Alexandria Ocasio-Cortez: Meet the socialist underdog who shocked the Democrats
A 28-year-old Latina millennial from the Bronx has pulled off a stunning upset in a New York City Democratic congressional primary, knocking off a prominent party veteran in her first bid for public office.
Alexandria Ocasio-Cortez won 57.5 per cent of the vote against Rep. Joe Crowley, a 10-term Democrat widely seen as a contender to potentially lead the party or become Speaker of the House.
She’s now in a position to become the youngest woman ever elected to Congress, if she successfully carries New York’s 14th district in November. The district includes parts of the Bronx and Queens, where immigrants make up nearly half of the population.
Ocasio-Cortez is a left-leaning community organizer who previously worked on Bernie Sanders’ campaign. She also worked under late U.S. Sen. Edward Kennedy as a student.
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The Bronx native ran on a shoestring budget against the 56-year-old Crowley, whom she characterized as an out-of-touch elitist with plenty of Wall Street campaign cash.
“This race is about people versus money. We’ve got people, they’ve got money,” Ocasio-Cortez said in a biographical campaign video.
The video shows her managing her family, commuting to work and meeting with community members.
Born to a mother from Puerto Rico and a father from the Bronx, Ocasio-Cortez says she knew she could connect with her diverse district.
“The community is ready for a movement of economic and social justice,” she told the Associated Press. “That is what we tried to deliver.”
Ocasio-Cortez’s victory is being labelled as a sign of the generational divide within the Democratic Party, which continues to search for an identity in the wake of its defeat in the 2016 presidential election.
The party still lacks a contender for the 2020 presidential election, and remains torn between left-wing liberals and more pragmatic centrists as it lurches toward mid-terms in November.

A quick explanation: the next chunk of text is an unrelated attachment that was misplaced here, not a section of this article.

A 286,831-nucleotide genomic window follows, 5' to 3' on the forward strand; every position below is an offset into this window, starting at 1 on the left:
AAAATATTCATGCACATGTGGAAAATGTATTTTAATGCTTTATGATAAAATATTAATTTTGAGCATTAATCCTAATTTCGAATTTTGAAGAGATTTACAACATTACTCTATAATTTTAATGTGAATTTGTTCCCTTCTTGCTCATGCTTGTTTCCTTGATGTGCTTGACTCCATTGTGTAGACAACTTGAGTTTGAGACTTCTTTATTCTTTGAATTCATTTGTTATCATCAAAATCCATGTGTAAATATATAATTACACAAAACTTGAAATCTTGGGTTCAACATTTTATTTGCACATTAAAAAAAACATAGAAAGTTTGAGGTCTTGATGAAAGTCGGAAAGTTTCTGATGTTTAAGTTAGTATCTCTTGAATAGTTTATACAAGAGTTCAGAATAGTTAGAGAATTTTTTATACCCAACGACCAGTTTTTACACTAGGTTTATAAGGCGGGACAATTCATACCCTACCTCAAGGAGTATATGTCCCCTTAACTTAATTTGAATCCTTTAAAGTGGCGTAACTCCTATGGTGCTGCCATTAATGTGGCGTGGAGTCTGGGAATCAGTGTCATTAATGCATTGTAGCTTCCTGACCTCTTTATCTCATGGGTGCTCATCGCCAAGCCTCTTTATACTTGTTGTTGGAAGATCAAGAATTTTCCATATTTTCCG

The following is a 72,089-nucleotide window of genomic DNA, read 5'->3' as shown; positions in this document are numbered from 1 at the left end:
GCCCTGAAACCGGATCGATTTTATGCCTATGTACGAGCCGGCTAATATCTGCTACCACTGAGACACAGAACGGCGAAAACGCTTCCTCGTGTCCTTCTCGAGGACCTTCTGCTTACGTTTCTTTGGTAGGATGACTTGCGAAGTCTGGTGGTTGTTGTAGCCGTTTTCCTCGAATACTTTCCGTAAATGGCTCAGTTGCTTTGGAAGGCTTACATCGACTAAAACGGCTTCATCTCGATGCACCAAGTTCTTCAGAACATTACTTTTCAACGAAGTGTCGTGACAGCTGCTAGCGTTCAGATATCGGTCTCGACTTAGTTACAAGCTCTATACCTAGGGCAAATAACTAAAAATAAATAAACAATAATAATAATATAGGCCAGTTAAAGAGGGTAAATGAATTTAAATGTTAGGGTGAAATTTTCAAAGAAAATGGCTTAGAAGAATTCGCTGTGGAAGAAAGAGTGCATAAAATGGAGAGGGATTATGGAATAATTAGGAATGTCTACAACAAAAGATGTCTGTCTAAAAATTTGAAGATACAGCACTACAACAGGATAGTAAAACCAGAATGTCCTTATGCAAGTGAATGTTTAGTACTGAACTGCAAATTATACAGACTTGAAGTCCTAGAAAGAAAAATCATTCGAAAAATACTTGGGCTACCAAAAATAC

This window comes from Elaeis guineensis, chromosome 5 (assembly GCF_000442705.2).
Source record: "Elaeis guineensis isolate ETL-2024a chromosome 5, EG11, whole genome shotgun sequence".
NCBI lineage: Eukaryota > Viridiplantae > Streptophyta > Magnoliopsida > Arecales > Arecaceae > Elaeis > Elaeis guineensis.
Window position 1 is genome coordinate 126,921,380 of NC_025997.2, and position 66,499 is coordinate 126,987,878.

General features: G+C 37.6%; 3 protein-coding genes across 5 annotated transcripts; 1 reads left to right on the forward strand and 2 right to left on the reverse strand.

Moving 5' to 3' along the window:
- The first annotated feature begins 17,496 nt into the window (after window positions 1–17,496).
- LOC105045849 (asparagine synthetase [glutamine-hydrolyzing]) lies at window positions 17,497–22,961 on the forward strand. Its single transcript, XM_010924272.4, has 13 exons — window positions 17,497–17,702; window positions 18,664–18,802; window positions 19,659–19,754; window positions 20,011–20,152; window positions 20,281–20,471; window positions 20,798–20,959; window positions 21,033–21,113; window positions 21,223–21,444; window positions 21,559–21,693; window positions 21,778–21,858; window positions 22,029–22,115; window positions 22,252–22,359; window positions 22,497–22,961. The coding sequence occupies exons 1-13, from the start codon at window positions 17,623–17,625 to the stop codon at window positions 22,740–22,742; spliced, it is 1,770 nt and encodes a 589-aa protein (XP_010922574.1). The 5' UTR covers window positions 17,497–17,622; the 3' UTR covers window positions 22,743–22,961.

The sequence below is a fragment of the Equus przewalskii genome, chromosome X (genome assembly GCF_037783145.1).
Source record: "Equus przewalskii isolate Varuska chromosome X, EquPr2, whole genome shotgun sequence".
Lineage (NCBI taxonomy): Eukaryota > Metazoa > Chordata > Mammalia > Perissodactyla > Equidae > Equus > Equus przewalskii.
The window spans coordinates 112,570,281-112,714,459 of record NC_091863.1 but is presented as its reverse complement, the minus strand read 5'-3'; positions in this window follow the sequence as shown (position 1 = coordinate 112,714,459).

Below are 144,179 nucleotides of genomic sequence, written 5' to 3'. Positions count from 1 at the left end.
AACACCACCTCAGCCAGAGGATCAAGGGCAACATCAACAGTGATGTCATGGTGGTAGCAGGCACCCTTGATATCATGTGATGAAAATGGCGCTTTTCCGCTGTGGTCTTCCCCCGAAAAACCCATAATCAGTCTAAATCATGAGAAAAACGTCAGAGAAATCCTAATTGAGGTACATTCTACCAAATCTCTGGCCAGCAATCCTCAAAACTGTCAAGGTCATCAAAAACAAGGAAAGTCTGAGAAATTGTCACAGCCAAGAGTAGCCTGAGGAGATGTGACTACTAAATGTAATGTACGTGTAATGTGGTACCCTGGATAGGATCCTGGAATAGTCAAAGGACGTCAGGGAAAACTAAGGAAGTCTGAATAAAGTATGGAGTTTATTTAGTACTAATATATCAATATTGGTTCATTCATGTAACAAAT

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Ocasio-Cortez presented herself during the campaign as a down-to-earth local candidate for whom politics “wasn’t in the plan.”
“Women like me aren’t supposed to run for office,” she says in her video campaign ad. “But after 20 years of the same representation, we have to ask: Who has New York been changing for?”
Ocasio-Cortez was the first candidate to challenge Crowley’s seat in 14 years — a point she sought to highlight in her campaign.
“It’s time we acknowledge that not all Democrats are the same,” she said in her campaign video.
She campaigned on a socialist platform of Medicare for all, tuition-free public colleges, a federal jobs guarantee and criminal justice reform. She’s also called for the Immigration and Customs Enforcement (ICE) department to be abolished.
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U.S. President Donald Trump appeared to be delighted by Crowley’s defeat.
“The Democrats are in Turmoil!” he tweeted.
Trump also suggested Crowley “should have been nicer, and more respectful, to his President!”
House Minority Leader Nancy Pelosi lamented Crowley’s loss in a statement issued Tuesday night. The statement did not mention Ocasio-Cortez until the final line, when it merely congratulated her on her victory.
Crowley had been seen as a potential successor to Pelosi before his ouster.
Crowley also congratulated Ocasio-Cortez on Twitter.
Ocasio-Cortez will run against Republican candidate Anthony Pappas in November.
— With files from the Associated Press
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